Philip Morris International (PM) posted its 2Q17 earnings on July 20, 2017. The company posted adjusted EPS (earnings per share) of $1.14 on net revenues of ~$6.9 billion. Compared to 2Q16, the company’s EPS fell 0.9%, and its net revenues rose 4.0%.
Analysts expected Philip Morris (PM) to post EPS of $1.23 on revenues of ~$7.1 billion. The weakness in cigarette shipments and unfavorable currency exchange led Philip Morris to post lower-than-expected revenues and EPS.
After posting lower-than-expected EPS, the company’s management lowered its 2017 EPS guidance to $4.78–$4.93 from $4.84–$4.99, which includes $0.14 of unfavorable currency effects. The lower-than-expected 2Q17 EPS and its reduced 2017 EPS guidance appear to have led to a decline in Philip Morris’s stock price.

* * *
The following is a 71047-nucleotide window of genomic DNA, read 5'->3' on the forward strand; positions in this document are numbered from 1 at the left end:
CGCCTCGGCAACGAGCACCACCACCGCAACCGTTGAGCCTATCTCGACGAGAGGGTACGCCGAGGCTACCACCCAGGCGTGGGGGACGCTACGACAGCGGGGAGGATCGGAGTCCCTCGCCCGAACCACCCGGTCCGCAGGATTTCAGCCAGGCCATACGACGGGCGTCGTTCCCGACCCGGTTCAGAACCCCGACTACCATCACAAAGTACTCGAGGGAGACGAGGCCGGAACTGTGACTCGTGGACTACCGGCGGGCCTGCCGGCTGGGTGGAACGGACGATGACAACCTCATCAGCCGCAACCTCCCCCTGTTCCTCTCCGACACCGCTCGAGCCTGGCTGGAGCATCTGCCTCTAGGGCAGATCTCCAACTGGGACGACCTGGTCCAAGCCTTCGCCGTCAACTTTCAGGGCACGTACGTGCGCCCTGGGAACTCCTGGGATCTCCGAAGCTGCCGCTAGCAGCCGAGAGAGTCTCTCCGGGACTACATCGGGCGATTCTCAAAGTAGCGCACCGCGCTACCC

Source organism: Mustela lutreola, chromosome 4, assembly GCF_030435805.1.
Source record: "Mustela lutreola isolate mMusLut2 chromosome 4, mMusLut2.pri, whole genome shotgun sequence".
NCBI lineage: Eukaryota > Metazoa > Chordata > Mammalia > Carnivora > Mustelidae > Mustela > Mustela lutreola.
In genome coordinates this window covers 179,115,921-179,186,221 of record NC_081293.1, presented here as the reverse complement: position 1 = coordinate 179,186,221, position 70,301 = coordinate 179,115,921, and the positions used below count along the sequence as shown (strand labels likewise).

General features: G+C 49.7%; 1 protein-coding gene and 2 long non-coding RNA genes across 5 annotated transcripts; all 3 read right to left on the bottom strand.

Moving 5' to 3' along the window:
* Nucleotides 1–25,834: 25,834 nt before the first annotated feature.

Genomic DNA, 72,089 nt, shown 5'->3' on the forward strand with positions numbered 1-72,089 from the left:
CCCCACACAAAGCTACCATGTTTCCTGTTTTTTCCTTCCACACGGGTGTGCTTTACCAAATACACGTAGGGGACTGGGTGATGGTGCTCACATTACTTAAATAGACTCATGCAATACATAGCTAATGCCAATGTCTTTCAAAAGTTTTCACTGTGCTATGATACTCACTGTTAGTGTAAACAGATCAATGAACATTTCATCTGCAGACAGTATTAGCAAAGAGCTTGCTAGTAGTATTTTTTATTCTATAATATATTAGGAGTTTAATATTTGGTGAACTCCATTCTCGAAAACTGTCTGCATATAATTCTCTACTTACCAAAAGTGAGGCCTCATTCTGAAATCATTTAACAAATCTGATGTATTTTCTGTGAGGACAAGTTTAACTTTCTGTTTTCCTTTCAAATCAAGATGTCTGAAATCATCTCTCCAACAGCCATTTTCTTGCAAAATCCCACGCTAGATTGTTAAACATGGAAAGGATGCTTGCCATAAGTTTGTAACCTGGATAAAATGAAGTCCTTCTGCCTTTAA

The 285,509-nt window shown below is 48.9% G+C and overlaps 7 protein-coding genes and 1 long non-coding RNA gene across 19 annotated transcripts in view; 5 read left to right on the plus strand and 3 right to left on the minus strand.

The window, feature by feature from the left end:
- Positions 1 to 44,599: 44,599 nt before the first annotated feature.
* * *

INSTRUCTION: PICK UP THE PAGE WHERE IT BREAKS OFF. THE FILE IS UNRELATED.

On July 24, 2017, the company was trading at $118.89, which represents a fall of 2.2% since the announcement of its 2Q17 earnings.
Despite its recent decline, Philip Morris (PM) has returned 29.9% since the beginning of 2017. During the same period, Altria Group (MO) and Reynolds American (RAI) have returned 7.4% and 16.7%, respectively.
The Consumer Staples Select Sector SPDR ETF (XLP) and the S&P 500 Index (SPX) have returned 6.2% and 10.3% year-to-date, respectively. XLP invests 19.7% of its holdings in cigarette and tobacco companies.
In this series, we’ll look at Philip Morris’s 2Q17 performance and its management’s guidance for 2017. We’ll also cover analysts’ estimates for the next four quarters. We’ll wrap this series up by looking at the company’s valuation multiple and analysts’ recommendations.
Let’s start by looking at Philip Morris’s 2Q17 revenues.